Lessons Learned from Preventing and Countering Violent Extremism (P/CVE) Programmes Amid Ongoing Conflict

1st October 2019
Author: Luke Kelly

This review finds that there is relatively little evidence on what has worked in preventing and countering violent extremism (P/CVE) in conflict settings. Overall, there is stronger evidence for programmes that seek to counter violent extremism among at risk populations, than for those that seek to prevent violent extremism by reducing the structural drivers. However, this review found a weak evidence base, and a lack of agreement on the best way to prevent and counter violent extremism in these contexts (Holmer, Bauman, & Aryaeinejad, 2018). It therefore discusses understandings of P/CVE and the evidence base in section 2, before highlighting some of the evidence from programmes and the lessons learned in sections 3 and 4. The review includes lessons from countries with low level or latent conflict and post-conflict settings. Push and pull factors are widely used to understand the risk that individuals might take up violent extremism. However, the review has found several difficulties cited with this approach. First, some authors suggested that existing programmes did not always accurately assess the push and pull factors in given contexts (Romaniuk & Durner, 2018). Other authors questioned the approach of addressing push and pull factors, in favour of considering the structural factors driving conflict (Attree, 2017). Such authors therefore advocate integrating P/CVE efforts with peacebuilding efforts in security contexts. However, some studies showed positive results in addressing individual push or pull factors. For instance, a study of programming used to increase participants’ ‘value complexity’ (i.e. ability to acknowledge and understand multiple values and views) in Kenya showed positive results and has been replicated in other contexts, although not in conflict contexts (Nemr and Savage, 2019). However, this review found that understanding how push and pull factors worked in a specific context was very important. In particular, ‘CVE-relevant’ programming, i.e. addressing push factors, did not always address VE effectively. For example, Aldrich’s study (2012) of USAID programming in the Sahel showed that radio and USAID programmes effectively increased listeners’ civic engagement. However, it did not have any effect on listeners’ willingness to support VE, which had been expected to follow from increased civic engagement.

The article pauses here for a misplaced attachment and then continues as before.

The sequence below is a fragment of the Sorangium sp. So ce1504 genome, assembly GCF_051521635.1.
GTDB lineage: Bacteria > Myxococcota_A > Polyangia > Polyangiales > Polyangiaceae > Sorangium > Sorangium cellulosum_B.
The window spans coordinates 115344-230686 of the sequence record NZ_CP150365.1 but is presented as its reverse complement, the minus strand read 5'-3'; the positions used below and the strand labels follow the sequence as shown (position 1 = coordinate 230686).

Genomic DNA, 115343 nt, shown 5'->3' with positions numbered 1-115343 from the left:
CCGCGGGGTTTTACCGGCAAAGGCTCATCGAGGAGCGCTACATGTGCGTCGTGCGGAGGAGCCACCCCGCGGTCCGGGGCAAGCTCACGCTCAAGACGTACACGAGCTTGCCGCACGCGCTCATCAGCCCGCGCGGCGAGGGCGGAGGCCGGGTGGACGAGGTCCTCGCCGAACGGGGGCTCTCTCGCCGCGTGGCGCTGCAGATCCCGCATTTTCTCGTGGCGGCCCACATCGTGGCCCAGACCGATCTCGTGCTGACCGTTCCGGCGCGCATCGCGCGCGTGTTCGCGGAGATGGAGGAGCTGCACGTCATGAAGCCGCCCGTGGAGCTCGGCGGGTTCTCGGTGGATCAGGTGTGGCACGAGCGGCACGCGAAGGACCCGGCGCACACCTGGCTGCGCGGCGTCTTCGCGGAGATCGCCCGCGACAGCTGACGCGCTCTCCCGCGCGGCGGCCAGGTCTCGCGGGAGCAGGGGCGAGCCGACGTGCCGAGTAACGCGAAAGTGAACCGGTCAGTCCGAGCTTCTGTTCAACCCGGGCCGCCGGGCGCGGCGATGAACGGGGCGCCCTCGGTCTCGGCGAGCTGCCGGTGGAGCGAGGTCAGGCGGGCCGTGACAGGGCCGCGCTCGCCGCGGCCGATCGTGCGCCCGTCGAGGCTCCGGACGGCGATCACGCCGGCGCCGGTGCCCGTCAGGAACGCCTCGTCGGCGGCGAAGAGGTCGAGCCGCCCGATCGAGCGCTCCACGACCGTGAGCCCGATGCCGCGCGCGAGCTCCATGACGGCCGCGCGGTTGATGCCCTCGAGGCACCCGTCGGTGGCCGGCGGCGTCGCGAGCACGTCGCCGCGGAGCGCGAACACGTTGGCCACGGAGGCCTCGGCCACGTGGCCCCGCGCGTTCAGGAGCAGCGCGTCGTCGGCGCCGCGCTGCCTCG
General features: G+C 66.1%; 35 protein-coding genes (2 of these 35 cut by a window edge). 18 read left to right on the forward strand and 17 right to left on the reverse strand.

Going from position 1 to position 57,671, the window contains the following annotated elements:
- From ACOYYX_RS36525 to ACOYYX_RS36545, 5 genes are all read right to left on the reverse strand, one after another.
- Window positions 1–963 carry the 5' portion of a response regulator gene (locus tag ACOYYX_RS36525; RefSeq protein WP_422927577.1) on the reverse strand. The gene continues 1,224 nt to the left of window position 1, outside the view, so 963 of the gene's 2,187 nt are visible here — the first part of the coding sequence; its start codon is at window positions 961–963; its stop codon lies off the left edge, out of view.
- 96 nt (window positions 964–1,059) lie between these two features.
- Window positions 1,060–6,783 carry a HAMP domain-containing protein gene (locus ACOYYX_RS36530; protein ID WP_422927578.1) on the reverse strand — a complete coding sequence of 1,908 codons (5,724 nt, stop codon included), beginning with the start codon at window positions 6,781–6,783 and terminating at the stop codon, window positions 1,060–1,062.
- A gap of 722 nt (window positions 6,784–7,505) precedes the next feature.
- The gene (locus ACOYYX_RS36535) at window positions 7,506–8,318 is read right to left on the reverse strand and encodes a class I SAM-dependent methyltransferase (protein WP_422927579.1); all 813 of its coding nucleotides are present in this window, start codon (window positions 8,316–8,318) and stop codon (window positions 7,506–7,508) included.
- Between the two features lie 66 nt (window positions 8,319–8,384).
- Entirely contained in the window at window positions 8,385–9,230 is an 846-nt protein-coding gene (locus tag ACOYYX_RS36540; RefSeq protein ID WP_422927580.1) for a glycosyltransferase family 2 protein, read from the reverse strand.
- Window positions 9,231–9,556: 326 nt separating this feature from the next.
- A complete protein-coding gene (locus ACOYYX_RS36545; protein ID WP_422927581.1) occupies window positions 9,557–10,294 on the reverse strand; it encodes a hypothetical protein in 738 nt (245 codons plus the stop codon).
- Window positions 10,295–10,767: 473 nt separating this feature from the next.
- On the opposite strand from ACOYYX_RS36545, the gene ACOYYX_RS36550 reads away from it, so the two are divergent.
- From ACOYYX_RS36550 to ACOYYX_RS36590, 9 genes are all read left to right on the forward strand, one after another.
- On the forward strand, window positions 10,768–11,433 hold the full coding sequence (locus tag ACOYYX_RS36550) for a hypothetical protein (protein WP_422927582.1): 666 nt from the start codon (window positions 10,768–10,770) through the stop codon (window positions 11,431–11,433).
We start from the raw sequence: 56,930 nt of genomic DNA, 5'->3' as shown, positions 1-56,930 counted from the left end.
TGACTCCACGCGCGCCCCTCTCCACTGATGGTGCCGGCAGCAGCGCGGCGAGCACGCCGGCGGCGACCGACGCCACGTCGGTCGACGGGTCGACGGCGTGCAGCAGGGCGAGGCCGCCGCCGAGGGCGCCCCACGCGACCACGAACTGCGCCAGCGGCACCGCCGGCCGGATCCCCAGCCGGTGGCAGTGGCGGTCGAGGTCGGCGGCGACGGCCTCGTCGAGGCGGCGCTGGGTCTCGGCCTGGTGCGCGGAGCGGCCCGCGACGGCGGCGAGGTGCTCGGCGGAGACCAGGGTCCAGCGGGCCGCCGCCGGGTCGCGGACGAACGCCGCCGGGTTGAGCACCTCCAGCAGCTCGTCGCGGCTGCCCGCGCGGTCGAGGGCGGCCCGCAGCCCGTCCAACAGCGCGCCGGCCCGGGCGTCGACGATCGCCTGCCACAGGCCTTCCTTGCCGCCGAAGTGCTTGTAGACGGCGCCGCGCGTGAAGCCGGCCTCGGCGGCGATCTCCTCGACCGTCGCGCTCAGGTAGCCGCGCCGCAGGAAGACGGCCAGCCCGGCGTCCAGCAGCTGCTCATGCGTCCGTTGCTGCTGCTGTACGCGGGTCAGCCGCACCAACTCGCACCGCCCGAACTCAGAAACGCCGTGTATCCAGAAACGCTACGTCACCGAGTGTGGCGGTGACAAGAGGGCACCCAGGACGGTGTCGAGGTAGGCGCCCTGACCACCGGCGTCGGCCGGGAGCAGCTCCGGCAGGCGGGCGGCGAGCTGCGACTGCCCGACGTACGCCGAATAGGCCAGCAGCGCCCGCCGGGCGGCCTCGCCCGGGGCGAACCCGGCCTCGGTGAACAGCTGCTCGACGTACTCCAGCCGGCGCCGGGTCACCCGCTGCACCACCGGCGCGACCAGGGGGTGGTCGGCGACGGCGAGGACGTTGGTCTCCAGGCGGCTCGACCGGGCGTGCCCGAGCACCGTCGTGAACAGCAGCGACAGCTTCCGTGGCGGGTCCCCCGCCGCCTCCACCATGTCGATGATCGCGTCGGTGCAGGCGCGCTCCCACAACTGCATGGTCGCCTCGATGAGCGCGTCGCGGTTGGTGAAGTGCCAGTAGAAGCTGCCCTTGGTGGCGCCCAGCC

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Suggested Citation

Kelly, L. (2019). Lessons learnt from Preventing and Countering Violent Extremism (P/CVE) programmes amid ongoing conflict. K4D Helpdesk Report 668. Brighton, UK: Institute of Development Studies.


1st October 2019


Continent: Africa, Global

Country: Kenya